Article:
IMO as long as India is in Afghanistan (i.e. Pakistan's strategic backyard) they are going to keep making loud noises about it and using the excuse to support their favourite warlords (read Taliban).
This is slowly but surely dawning on the US.
I wonder where things will go from here - will they discretely ask India to move out, or will they continue to ignore Pakistan's complaints? At the moment, they are opting for the latter.
The US needs someone to take it's burden and India doesn't need a second invitation to get in there. It may stretch us a bit to station our troops there, but then its worth the effort to keep our beloved neighbor on the edge all the time.
the question though is how are we going to supply those hypothetical troops?
It is not a problem to have a military presence in Afghanistan.
In fact, it would be in India's interest to do so since Afghanistan has had very cordial relations with India except during the Taliban/ Mujahideen rule, when it was a Pakistani surrogate.
However, the main issue is - how will India logistically support the force. While the facility to use the airbase in CAR is always there, yet to support a huge military presence by air is exorbitantly expensive and which India can ill afford.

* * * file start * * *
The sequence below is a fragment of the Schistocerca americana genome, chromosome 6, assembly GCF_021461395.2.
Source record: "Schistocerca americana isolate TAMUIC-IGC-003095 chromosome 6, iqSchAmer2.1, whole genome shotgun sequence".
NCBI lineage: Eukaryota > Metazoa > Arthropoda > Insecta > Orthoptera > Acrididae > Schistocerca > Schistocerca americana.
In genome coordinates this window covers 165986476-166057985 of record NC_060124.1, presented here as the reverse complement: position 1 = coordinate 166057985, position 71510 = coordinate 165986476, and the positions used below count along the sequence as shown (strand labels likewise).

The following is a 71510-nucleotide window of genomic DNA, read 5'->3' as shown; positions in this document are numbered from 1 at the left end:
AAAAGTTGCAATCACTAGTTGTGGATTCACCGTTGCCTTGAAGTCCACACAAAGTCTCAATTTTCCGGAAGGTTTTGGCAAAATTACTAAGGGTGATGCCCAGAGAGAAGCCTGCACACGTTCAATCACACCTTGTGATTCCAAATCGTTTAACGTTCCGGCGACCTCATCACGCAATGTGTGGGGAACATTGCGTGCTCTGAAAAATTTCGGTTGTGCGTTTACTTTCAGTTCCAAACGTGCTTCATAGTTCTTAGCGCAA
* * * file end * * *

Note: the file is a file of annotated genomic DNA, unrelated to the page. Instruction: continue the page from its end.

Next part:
The only feasible route is thorough the Chabahar port in Iran, which India has helped build and then to Afghanistan through the Chabahar-Melak-Zaranj-Dilaram road.
For this to happen, Iran has to be brought on board in this war against the Taliban.
Sir, Why should we go and post our troops now?...Instead we can bring both America and Iran both into the bed. Iran can allow the NATO to resupply through the port and the Highway that we built. We still dont know what is taking place between the P5, Germany and Iran. If the talks are a success and a deal is reached we can also supply the NATO troops from there thus reducing the crediblity and use of Pakistan. The Taliban will be pissed of with Iran and launch an attack on them thus pulling Iran into the war.
Would the US/NATO allow too much Indian influence in Afghanistan in their efforts to establish a sovereign, non-reliant government ?
Stabilization of South Asia is one of the major components of Mr. Obama's policies, and our encirclement of Pakistan will not quite be stabilizing.
IMO too, its a great option to make friends with the Afghans, but I see too many hurdles in the way.
That India has immense expertise in Counter Insurgency or anti terrorist or High Altitude operations and which is unmatched by the western nations is a known fact. That is why, they train at our Schools of Instructions on these subjects.
The US and ISAF are at their tethers ends.
Further, if India takes over a major share of the operations, it save them body bags and hence appear good domestically.
Thus, involving India is a win win for them!
Having stabilised Afghanistan, they will say thank you to India and India sent on her way!
Therefore, before India even thinks of going into Afghanistan, the ground rules at the end of the tunnel must be laid down in black and white and we should not go into Afghanistan merely to save the western body bags.